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Jones v. State

Court of Appeals of Missouri, Eastern District, Fourth Division

May 9, 2017

MAURICE JONES, Appellant,
v.
STATE OF MISSOURI, Respondent.

         Appeal from the Circuit Court of the City of St. Louis 1422-CC09996 Honorable Julian L. Bush

          OPINION

          James M. Dowd, Presiding Judge

         Maurice L. Jones was convicted by a jury of first-degree burglary, kidnapping, second-degree domestic assault, and third-degree domestic assault arising out an argument with his girlfriend, A.W. ("Victim"). The argument escalated when Jones broke into Victim's sister's apartment, beat Victim, and dragged her to his car where he continued to assault her as he drove until she escaped and flagged down the police for help. Jones was sentenced to concurrent terms of imprisonment totaling eighteen years. His convictions were affirmed on direct appeal in State v. Jones, 440 S.W.3d 591 (Mo.App.E.D. 2014).

         Jones now appeals the denial of his Rule 29.15[1] motion for post-conviction relief following an evidentiary hearing. Jones alleges four claims of ineffective assistance of counsel. In his first point on appeal, Jones contends that appellate counsel should have challenged on direct appeal the sufficiency of the evidence for his first-degree burglary conviction because the State failed to prove that his entry into Victim's sister's apartment was unlawful. In his second, third, and fourth points, Jones asserts that trial counsel should have endorsed, subpoenaed, and called witnesses Adrian Dansbury, Antonio Thompson, and Reva Thompson. Finding no clear error, we affirm.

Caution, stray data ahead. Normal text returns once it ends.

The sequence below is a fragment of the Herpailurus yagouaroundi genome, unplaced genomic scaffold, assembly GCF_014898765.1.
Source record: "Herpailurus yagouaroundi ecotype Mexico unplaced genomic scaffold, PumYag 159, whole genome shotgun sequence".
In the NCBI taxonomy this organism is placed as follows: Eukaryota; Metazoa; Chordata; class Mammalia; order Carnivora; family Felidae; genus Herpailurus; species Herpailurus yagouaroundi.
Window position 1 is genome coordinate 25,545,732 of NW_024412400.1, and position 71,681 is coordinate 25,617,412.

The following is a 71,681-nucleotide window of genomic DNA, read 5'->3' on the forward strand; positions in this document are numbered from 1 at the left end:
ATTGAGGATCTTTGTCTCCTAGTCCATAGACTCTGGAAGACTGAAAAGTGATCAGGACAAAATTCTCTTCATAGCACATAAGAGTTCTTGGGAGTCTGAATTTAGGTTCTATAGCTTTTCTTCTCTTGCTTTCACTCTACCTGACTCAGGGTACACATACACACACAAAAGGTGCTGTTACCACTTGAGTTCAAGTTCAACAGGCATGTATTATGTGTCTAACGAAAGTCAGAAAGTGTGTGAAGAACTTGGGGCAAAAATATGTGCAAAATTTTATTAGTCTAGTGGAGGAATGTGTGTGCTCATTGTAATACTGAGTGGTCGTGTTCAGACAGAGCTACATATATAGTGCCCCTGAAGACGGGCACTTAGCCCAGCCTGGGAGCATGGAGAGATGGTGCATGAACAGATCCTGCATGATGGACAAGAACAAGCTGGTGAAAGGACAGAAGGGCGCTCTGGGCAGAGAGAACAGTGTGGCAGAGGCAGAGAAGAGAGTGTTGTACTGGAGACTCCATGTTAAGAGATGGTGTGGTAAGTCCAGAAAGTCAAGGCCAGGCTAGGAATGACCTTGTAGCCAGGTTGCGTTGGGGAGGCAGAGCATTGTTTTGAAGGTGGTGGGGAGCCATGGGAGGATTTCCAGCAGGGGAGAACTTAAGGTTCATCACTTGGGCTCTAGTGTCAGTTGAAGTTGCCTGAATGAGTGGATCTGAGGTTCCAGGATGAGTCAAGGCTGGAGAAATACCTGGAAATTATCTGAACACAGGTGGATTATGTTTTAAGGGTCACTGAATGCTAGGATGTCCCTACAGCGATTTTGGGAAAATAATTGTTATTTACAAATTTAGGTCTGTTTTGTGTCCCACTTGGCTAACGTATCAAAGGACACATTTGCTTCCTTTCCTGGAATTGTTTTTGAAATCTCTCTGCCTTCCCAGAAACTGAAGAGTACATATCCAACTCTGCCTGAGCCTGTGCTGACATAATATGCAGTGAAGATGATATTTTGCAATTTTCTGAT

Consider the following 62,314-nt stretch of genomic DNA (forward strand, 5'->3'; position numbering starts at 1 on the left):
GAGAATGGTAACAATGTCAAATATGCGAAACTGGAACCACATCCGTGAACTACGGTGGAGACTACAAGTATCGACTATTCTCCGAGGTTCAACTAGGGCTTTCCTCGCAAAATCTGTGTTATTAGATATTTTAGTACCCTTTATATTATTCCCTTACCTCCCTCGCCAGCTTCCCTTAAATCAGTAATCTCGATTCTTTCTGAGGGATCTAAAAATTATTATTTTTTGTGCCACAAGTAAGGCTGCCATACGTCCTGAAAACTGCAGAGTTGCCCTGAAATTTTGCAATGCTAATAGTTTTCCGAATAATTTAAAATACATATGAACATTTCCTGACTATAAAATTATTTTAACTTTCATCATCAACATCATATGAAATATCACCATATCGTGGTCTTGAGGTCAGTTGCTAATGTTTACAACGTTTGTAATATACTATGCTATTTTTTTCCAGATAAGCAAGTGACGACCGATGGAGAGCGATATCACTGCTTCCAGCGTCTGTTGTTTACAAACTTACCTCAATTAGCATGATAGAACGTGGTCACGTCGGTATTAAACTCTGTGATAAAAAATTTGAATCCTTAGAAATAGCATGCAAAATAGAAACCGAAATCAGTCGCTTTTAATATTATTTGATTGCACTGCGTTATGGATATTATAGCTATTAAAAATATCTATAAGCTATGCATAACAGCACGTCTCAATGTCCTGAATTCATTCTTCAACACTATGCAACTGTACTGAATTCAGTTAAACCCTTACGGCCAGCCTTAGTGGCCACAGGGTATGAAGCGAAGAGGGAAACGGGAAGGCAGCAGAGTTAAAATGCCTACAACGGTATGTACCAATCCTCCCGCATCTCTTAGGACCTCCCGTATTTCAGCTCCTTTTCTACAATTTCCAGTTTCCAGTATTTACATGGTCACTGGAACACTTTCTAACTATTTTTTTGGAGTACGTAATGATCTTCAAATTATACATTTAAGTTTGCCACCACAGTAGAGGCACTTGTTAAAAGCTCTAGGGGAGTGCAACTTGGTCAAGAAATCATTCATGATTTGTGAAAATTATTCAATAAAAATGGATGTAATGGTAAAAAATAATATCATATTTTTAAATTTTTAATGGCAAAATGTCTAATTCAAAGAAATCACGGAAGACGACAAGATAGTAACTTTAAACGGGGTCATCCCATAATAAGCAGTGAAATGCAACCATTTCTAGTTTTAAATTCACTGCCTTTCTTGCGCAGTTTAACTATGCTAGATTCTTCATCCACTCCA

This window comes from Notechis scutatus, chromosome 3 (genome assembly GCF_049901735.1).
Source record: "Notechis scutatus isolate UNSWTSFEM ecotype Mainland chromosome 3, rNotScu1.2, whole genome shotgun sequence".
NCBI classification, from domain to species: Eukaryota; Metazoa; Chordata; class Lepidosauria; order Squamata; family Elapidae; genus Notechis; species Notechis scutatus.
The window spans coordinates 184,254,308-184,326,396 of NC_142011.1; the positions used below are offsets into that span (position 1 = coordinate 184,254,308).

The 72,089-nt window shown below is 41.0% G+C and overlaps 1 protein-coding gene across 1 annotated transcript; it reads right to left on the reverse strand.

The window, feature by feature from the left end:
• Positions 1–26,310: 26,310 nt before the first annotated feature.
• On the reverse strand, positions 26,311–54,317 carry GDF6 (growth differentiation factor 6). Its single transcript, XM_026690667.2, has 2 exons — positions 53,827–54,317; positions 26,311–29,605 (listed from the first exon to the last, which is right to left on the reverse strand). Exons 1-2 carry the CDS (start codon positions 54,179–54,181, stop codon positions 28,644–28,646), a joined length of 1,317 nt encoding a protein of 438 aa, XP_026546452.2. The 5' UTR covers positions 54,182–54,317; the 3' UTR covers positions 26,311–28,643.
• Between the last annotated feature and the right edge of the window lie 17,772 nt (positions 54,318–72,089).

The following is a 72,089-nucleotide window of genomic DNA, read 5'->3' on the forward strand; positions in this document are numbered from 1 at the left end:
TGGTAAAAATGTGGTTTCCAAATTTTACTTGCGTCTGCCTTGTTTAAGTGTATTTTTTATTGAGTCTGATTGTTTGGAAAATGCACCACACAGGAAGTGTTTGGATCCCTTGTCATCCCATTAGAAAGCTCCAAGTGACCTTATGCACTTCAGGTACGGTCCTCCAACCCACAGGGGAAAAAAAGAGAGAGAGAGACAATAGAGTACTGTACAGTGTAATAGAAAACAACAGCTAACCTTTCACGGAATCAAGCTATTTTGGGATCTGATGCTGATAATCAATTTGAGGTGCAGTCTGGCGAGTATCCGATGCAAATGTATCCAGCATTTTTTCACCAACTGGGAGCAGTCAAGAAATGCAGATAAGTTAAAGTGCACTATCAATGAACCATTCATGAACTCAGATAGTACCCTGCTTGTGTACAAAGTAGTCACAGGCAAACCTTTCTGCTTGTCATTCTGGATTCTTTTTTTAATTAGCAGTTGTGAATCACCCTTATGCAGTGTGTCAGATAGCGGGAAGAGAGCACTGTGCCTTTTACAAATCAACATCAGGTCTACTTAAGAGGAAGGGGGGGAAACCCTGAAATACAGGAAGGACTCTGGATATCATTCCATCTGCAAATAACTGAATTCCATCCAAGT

Standard of Review

         Appellate review of the denial of a Rule 29.15 motion is limited to a determination of whether the motion court's findings, conclusions, and judgment are clearly erroneous. Anderson v. State, 196 S.W.3d 28, 33 (Mo. banc 2006). Findings and conclusions are clearly erroneous if after a review of the entire record we are left with the definite and firm impression that a mistake has been made. Id. We presume that the motion court's findings are correct. Id.

         Discussion

          A, Jones's amended motion was timely.

         Before addressing the merits, we must first determine whether Jones's amended motion was timely. See Moore v. State, 458 S.W.3d 822 (Mo. banc 2015). The State contends that because there is nothing in the record to indicate when counsel was appointed and therefore when the amended motion was due, this case should be remanded to the motion court to determine whether the amended motion was timely.

         Rule 29.15(g) states that if an appeal of the judgment sought to be vacated, set aside, or corrected is taken, the amended motion shall be filed within 60 days of the earlier of the date both the mandate of the appellate court is issued and (1) counsel is appointed, or (2) an entry of appearance is filed by any counsel that is not appointed but enters an appearance on behalf of the movant. The court is permitted to extend the time for filing once, for a period not to exceed 30 days. Thus, the time limit to file an amended motion in a post-direct appeal case is controlled by the date of the initial appointment of counsel or of an unappointed counsel's entry of appearance, whichever comes first. Stanley v. State, 420 S.W.3d 532, 541 (Mo.banc 2014).